Antiretroviral therapy (ART) has improved the lives of millions of people living with HIV by increasing life expectancy and reducing HIV transmission. The World Health Organization’s (WHO) most recent guideline for the treatment of HIV reflects the immense benefit of ART by recommending ART for all individuals living with HIV. Although this new recommendation is gaining traction among wealthier countries, such as South Africa which will adopt this strategy in September 2016, many countries have not yet adopted this guideline. Instead, those countries follow a strategy of providing ART only to people with low CD4+ T-cell counts (Table 1) (1), which was necessary early in the HIV epidemic, but it is unclear whether the use of CD4 counts was based on sound science and logic.
In the early 2000’s, the WHO and the United States Department of Health and Human Services (DHHS) proposed guidelines for ART provision. Both organizations based their recommendations on the same dataset, but came to vastly different conclusions. The WHO noted that “beginning therapy before the CD4 cell count falls below 200/mm3 clearly provides clinical benefits,” but that treatment should be limited to those with CD4 count ≤200 cells/µL, because “the actual point above 200/mm3 at which to start therapy has not been definitively determined.” Thus, they recommended limited ART provision, restricting it to individuals with CD4 counts ≤200 cells/µL (2). On the other extreme, the US DHHS recommended ART to all persons with a CD4 count ≤500 cells/µL or with a viral load >10,000 copies/mL. They stated that their “aggressive approach is heavily based on…the principle that one should begin treatment before the development of significant immunosuppression” (3). The disparate interpretations of how to use CD4 counts to guide ART, the ensuing 15 years of debate around when to start, and the recent WHO guidelines bring into question the reliability of CD4 counts as a surrogate marker for ART initiation.
For CD4 cell count to be used as a surrogate marker for ART initiation, it must have clinical and public health benefits. First, it must reliably predict disease progression and the risk of transmitting HIV. Second, it must be easily and reliably measured within individuals and among populations. Finally, it must be feasible to implement and facilitate the ultimate goal of ART expansion.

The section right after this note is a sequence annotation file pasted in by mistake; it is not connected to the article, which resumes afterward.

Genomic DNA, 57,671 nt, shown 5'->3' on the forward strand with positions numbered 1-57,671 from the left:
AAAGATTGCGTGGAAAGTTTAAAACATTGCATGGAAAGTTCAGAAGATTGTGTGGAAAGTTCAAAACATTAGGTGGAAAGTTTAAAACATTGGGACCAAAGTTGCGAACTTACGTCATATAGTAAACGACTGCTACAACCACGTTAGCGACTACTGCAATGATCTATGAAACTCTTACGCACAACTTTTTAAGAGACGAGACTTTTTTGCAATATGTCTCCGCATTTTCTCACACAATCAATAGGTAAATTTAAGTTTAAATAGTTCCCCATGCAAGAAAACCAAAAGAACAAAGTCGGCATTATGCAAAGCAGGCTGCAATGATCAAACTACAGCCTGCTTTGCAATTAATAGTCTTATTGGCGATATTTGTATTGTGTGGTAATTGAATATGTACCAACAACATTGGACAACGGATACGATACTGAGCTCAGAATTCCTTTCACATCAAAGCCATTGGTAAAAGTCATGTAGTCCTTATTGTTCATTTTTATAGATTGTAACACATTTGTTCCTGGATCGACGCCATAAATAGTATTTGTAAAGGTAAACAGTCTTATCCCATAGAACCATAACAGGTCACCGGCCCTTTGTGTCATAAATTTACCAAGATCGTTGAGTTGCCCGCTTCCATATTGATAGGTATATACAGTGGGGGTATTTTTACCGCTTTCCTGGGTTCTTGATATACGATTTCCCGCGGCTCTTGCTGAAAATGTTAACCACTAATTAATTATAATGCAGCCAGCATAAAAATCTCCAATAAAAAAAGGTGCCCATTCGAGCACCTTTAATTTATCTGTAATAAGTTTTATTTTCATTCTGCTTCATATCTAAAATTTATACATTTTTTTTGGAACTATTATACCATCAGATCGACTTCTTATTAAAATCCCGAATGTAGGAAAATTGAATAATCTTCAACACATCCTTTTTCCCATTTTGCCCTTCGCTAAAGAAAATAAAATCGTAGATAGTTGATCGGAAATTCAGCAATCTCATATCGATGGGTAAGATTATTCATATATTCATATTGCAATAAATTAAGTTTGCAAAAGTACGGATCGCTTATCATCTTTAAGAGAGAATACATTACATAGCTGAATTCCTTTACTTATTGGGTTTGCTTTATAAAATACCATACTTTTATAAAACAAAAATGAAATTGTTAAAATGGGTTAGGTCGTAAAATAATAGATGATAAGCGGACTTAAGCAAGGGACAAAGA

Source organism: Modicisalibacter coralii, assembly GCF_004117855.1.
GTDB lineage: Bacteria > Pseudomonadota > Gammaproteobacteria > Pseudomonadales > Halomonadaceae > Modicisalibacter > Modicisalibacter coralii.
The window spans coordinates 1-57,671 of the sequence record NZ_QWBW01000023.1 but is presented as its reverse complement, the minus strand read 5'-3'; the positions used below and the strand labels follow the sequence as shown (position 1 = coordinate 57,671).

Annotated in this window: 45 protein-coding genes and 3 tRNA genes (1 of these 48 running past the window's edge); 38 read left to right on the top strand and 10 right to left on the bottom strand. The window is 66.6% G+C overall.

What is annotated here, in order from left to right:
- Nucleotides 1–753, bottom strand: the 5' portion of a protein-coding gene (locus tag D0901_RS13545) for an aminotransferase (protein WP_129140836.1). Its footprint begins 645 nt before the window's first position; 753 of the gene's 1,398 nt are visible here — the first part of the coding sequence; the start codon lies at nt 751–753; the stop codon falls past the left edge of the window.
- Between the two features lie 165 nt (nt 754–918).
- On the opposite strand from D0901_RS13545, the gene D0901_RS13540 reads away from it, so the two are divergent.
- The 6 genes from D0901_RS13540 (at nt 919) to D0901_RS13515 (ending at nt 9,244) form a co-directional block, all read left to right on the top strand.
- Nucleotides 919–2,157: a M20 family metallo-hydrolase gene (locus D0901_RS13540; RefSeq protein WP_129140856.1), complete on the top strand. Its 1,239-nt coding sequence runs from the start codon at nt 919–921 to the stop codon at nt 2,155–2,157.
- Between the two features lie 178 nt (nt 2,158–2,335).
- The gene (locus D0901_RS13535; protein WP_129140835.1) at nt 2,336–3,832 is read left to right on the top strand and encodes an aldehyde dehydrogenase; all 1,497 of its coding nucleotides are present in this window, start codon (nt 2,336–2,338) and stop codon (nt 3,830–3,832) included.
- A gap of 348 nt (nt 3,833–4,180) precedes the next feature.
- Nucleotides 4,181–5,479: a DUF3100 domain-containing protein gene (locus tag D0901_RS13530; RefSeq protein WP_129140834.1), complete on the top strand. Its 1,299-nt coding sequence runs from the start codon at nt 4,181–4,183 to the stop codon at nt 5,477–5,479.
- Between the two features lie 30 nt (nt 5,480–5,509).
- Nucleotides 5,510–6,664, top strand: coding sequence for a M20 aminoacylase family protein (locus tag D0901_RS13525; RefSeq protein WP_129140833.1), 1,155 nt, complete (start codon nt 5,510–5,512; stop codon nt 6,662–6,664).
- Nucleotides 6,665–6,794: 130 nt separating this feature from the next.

CD4 counts provide little clinical benefit
To provide clinical benefit, a surrogate marker for ART eligibility should indicate to a clinician a patient’s disease state and prognosis. Although low CD4 counts have been demonstrated to be highly predictive of morbidity and mortality, the current debate is around whether or not high CD4 counts can be prognostic. A recent quantitative review suggests that CD4 counts exhibit substantial variability early in HIV infection and therefore, at high levels, have no prognostic value for predicting course of disease (4). Other studies have also found little to no relationship between CD4 counts and disease progression in people living with HIV (5).
From a public health perspective, a surrogate marker should also predict one’s probability of transmitting HIV. Although numerous studies have demonstrated the correlation between HIV viral load and the probability of HIV transmission in both plasma samples and genital mucosa, CD4 counts poorly correlate with HIV viral load or HIV transmission (6, 7). In fact, multiple studies have found vastly different numbers of individuals at risk of transmitting HIV when using accepted criteria by CD4 count or viral load. In a South African township, 13% of the population had CD4 count ≤200 cells/µL, but 44% had a viral load >10,000 copies/mL (8). With the poor correlation between the two measures, a policy of prioritizing low CD4 counts would produce a different population of individuals considered at risk of transmitting HIV than a policy of prioritizing high viral loads.
CD4 measurements are unreliable